Library filed under Impact on Wildlife from UK

Underwater power cables are 'mesmerising' brown crabs and causing biological changes that could affect their migration habits, scientists warn

Experts in Scotland found exposure to electromagnetism triggered 'behavioural and physiological responses' in around 60 brown crabs at the St Abbs Marine Station. ...The cables for offshore renewable energy also emit an electromagnetic field that attracts the crabs and causes them to become stationary, which affects breeding and migration, according to the team. 
11 Oct 2021

Ocean life is at risk from turbines: Ramping up wind power off British coast will cause loss of marine life by 'urbanising the sea', experts warn

Melanie Austen, Professor of Ocean and Society at Plymouth University, said: ‘We’re talking about effectively urbanising the sea by introducing these structures. Introducing hard structure through cables and the turbines themselves is going to change the ecology and the ecosystem.’
21 Mar 2021

Protect marine life from WWII bomb detonations on wind farm sites, urges Joanna Lumley

Ms Lumley and marine conservation groups fear that more whales and dolphins could be harmed after Boris Johnson promised to ramp up the UK’s offshore wind capacity and are calling for less harmful methods to be used. There is limited data on the impact of exploding ordnance in the sea, but a 2015 study on one area of the North Sea suggested 88 explosions had “very likely” caused permanent hearing loss in 1,280 Harbour Porpoises. 
3 Nov 2020

Energy: Campaigners 'would fight' more turbines off Wales coast

"We'll be absolutely there on the front line to attack it, because we believe what we've got now is more than we should have to bear... We've got the Snowdonia National Park and looking out from that you'll see this forest of metal turbines. It's just diabolical," he said. "Scenery is all part of what we sell as a tourist destination and tourism is our only industry. To put those there is industrialising the seascape.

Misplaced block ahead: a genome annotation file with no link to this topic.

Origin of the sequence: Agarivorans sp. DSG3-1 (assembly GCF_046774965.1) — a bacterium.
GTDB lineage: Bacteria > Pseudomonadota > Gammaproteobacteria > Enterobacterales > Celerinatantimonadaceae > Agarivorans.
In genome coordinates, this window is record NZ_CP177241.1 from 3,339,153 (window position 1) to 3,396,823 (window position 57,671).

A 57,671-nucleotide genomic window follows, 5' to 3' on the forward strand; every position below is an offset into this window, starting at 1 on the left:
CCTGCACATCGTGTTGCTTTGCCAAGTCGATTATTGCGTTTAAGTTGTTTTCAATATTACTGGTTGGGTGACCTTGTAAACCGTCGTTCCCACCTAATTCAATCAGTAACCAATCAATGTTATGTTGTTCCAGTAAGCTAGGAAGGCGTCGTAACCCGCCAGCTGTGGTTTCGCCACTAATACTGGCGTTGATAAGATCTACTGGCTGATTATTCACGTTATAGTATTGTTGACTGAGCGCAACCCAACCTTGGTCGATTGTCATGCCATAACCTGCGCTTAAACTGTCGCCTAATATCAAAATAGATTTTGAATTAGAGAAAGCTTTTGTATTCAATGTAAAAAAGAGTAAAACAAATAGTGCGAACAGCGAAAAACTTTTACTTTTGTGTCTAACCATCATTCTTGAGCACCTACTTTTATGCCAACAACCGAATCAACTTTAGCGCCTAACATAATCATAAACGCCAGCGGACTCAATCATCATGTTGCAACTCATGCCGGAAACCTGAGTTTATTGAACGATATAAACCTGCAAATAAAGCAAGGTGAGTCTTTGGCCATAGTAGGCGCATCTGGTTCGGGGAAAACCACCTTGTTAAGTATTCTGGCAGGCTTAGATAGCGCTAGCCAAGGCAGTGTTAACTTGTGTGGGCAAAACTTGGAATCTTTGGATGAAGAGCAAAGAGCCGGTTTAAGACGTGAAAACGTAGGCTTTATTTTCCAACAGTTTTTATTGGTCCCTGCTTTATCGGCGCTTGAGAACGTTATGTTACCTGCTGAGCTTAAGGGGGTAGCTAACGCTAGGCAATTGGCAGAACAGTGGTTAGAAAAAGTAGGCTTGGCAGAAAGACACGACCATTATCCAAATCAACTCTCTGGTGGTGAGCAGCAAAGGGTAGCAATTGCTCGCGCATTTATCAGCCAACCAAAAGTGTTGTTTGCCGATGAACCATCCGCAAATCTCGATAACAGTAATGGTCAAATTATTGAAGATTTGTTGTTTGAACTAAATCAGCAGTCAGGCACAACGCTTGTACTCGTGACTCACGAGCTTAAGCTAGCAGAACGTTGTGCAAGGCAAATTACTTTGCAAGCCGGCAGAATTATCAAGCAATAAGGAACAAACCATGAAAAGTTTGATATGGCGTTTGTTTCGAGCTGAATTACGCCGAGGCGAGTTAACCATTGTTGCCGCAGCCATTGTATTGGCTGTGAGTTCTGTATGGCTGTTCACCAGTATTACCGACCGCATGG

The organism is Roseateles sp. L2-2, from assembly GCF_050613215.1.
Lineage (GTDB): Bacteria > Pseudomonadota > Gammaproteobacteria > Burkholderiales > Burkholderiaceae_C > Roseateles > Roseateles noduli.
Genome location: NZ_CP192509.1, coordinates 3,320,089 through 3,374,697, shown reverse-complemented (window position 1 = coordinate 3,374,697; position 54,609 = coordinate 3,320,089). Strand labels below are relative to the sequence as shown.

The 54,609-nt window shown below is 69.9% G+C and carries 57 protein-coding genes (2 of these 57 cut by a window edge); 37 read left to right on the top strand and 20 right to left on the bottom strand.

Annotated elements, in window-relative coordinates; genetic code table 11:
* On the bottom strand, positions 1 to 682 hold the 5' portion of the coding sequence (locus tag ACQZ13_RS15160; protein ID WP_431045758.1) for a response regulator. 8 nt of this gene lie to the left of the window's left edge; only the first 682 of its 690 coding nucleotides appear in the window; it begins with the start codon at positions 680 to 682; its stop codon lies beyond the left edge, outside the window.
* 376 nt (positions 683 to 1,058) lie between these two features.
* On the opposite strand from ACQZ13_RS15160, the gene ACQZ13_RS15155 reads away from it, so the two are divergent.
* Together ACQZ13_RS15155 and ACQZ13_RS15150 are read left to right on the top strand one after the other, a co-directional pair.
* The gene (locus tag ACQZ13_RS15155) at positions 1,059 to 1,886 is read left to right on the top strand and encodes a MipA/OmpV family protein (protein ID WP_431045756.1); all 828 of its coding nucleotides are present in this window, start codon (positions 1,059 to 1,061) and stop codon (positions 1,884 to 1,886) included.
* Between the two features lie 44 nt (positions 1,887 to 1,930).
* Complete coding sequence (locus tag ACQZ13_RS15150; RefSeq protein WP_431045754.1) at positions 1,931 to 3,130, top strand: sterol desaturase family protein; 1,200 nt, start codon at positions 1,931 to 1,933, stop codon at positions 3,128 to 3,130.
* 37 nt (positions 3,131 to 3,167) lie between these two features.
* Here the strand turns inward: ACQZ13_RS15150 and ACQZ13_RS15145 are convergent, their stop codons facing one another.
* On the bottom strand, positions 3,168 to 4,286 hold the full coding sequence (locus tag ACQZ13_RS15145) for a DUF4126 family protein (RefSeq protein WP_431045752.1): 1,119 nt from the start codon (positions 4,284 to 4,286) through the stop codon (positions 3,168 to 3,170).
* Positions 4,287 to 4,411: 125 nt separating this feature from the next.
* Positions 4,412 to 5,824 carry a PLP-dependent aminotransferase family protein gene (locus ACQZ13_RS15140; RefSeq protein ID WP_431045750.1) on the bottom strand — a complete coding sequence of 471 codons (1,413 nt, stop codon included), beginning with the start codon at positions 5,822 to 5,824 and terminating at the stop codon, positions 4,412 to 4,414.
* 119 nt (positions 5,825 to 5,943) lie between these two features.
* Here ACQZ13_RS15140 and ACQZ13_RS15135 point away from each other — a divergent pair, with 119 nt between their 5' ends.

26 Sep 2019

RSPB comments re: Hornsea Three Development Consent Order

En010080-003105-the_royal_society_for_the_protection_of_birds_post-examination_submission_thumb The attached letter written by the Royal Society for the Protection of Birds raises their concerns over Hornsea Project Three, an offshore wind project located in the North Sea. New information has arisen indicating that the project will adversely effect the breeding grounds of the gannet, kittiwake, and black-backed gull populations and negatively impact the integrity of the Flamborough and Filey Coast SPA. The Royal Society urges the Secretary of State to extend the deadline for the project's development order to consider this new information and recommends that alternative energy solutions be explored.
6 Sep 2019

The green energy debate: are wind farms really worth it?

A partnership between Scottish and Southern Energy and the council-owned Viking Energy Shetland, signed in 2005, the windfarm is to largely be built on peatlands, raising fears over carbon release. ...While peatlands cover only 3% of the world's land area they contain nearly 30% of all carbon stored on land. Campaigners and experts warn that damage to the peatlands could be irreversible with degraded peat losing the ability to absorb carbon and potentially releasing thousands of tonnes back into the atmosphere.
25 Aug 2019

Wind farms are the 'new apex predators': Blades kill off 75% of buzzards, hawks and kites that live nearby, study shows

Study coauthor Professor Maria Thaker said: 'We have known from many studies that wind farms affect birds and bats. 'They kill them and disrupt their movement. But we took that one step further and discovered that it affects lizards too. 'Every time a top predator is removed or added, unexpected effects trickle through the ecosystem.
5 Nov 2018

Study reveals that wind farm led to reduction in number of breeding birds

The study, due to be published in Ibis, reports that numbers of the plover, which are protected under the European Birds Directive, dropped by 80 per cent within the wind farm during the first two years of operation, with these declines being markedly greater than on areas surrounding the wind farm that were studied over the same period.
15 Apr 2016

https://www.windaction.org/posts?location=UK&topic=Impact+on+Wildlife
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